The bacteria colonizing the hard and soft tissues of the oral cavity are known to significantly influence oral health and disease. Recent studies of subgingival dental plaque, based on different identification methods, provide direct evidence of substantial diversity of plaque microbiota. Till date only about 280 bacterial species have been isolated by cultivable methods, characterized and formally named out of this enormous microbial diversity of oral biofilms. As a consequence, there is a complete lack of information about the properties of a substantial proportion of the plaque microbiota, apart from their position in the taxonomic hierarchy of bacteria. This limited knowledge about the behavior and properties, combined with recognition of the considerable diversity that exists within individual species, raises serious questions to the foundations on which previous conclusions, concerning the etiology of periodontal diseases, rest. The emerging realization is it is impossible to fully understand oral health and disease without identifying and understanding the pathogenic potential of all of the bacteria that colonize the oral cavity. The current chapter shall provide an update on current status of oral microbiota, ecological significance of their biofilm life style and various methods to study microbes residing in oral biofilms.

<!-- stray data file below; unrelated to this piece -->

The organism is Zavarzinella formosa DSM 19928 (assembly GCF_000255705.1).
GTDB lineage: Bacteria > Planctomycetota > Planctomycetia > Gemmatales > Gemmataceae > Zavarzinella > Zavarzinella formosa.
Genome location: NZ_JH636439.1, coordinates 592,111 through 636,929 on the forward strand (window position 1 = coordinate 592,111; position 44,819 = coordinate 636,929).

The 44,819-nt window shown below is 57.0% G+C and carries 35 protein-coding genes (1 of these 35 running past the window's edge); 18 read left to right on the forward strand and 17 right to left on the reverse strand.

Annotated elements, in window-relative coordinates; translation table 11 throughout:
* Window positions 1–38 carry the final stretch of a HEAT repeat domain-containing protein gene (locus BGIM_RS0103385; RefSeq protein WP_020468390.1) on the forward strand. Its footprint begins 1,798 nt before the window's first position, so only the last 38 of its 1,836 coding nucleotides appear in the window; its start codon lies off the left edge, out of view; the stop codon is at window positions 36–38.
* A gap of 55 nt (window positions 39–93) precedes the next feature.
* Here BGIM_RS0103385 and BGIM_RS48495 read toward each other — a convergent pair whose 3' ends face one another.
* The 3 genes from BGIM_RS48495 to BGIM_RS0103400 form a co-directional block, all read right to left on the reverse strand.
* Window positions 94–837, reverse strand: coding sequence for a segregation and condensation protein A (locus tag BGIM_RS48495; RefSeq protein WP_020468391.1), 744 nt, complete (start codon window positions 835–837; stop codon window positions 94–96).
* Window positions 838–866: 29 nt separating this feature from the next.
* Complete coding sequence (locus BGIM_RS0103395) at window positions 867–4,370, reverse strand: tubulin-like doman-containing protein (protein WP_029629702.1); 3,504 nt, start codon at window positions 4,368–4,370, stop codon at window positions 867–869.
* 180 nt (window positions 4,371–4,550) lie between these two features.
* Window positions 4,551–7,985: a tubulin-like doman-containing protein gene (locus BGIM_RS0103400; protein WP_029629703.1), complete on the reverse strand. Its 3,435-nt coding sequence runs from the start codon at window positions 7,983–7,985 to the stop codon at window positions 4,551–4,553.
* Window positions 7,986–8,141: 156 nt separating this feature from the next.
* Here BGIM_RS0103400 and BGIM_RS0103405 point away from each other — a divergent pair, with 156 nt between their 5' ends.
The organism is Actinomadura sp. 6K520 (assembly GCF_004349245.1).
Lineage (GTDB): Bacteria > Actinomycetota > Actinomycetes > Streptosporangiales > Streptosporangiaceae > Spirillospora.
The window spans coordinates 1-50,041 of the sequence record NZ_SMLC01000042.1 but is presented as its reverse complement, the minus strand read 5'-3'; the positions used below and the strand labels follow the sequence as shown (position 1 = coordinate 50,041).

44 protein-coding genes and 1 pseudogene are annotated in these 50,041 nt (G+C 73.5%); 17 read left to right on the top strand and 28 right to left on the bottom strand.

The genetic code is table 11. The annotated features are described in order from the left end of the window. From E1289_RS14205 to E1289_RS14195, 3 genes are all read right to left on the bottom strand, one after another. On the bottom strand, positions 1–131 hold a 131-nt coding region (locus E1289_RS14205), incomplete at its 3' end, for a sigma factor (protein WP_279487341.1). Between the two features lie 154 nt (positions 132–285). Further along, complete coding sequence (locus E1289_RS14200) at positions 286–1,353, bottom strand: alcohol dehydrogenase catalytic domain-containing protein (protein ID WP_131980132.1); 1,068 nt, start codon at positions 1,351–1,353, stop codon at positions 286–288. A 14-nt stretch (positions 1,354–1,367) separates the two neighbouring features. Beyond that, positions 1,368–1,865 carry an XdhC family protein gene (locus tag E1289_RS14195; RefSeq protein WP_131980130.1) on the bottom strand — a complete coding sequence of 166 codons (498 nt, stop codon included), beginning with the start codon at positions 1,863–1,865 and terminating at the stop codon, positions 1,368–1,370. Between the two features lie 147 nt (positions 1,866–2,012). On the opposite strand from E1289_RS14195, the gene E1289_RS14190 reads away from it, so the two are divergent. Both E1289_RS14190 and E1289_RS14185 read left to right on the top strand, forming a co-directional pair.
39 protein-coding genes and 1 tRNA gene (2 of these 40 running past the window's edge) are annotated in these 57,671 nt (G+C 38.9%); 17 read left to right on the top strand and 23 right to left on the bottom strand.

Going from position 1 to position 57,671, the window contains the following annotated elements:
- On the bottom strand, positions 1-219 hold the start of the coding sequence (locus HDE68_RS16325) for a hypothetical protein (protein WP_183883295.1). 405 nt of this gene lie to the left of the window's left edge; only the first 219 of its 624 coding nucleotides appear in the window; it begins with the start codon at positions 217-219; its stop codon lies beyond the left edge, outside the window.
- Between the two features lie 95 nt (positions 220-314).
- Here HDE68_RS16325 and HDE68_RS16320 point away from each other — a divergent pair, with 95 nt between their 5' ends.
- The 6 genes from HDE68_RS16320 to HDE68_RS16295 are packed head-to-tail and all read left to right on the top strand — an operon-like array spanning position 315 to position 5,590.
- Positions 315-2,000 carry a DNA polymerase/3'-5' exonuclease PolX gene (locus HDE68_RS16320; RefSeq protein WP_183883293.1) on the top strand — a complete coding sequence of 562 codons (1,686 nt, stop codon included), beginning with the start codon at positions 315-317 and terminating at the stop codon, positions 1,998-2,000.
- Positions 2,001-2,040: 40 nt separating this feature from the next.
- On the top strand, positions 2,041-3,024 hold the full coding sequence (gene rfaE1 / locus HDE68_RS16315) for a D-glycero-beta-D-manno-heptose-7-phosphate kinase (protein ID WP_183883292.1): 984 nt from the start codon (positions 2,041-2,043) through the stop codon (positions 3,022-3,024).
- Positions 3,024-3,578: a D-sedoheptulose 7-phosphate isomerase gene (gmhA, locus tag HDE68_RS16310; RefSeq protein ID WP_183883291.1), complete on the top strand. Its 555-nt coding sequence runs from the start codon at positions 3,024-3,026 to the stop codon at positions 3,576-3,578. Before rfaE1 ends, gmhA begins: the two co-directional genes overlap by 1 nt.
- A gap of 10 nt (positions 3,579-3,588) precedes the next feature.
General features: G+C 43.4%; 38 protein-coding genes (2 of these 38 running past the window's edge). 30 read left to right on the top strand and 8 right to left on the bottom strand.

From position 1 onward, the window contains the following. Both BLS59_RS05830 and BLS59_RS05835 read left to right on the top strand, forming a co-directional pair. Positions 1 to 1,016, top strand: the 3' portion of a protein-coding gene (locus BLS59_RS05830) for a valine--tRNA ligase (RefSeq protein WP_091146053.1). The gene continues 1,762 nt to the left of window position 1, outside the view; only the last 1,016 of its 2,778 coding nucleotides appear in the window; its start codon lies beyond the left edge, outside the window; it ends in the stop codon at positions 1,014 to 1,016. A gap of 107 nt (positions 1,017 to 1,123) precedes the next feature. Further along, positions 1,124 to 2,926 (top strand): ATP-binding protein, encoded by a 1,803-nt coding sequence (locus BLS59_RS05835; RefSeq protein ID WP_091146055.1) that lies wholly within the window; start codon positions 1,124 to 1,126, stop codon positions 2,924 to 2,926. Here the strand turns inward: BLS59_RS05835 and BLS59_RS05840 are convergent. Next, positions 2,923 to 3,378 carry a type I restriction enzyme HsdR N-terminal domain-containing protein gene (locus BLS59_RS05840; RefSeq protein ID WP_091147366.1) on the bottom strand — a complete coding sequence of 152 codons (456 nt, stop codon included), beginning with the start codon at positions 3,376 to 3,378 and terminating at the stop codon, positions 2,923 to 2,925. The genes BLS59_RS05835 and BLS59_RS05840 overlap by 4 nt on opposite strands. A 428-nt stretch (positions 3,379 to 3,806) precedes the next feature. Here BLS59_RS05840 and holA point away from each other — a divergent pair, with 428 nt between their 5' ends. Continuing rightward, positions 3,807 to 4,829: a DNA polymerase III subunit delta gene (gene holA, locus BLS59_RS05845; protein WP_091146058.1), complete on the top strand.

Part of the book: Oral Microbiology in Periodontitis
Gender-based heterogeneity in periodontal disease has been witnessed in the recent past with huge mounting evidence. The composite effect of sex-based genetic structure and the sex steroid hormones runs in line with the corresponding gender-related differences in risk for chronic periodontitis. Since estrogens, the predominant sex hormones in women, show immune protective and anti-inflammatory effects in hormonally active premenopausal women, they show better periodontal status compared to age-matched men. Conversely, after menopause with a weakening estrogen signal, women may show an equal or even more serious periodontal status compared to men. Periodontal status of postmenopausal women may be improved by menopausal hormone therapy. Alveolar bone loss, an irreversible sign of past periodontal disease activity can be easily observed on radiographs in an objective manner. Orthopantomographs provide a fairly accurate assessment of the status of alveolar bone in the whole mouth. A cross-sectional retrospective panoramic radiographic analysis has been carried out in a north Indian dental institute to decipher the gender-based distribution of periodontal bone loss. The current chapter shall provide an update on gender-based differences in oral health, underlying mechanisms, differences in patterns and distribution of alveolar bone loss (case study), and potential gender-specific disease protection and management strategies.
Part of the book: Clinical Concepts and Practical Management Techniques in Dentistry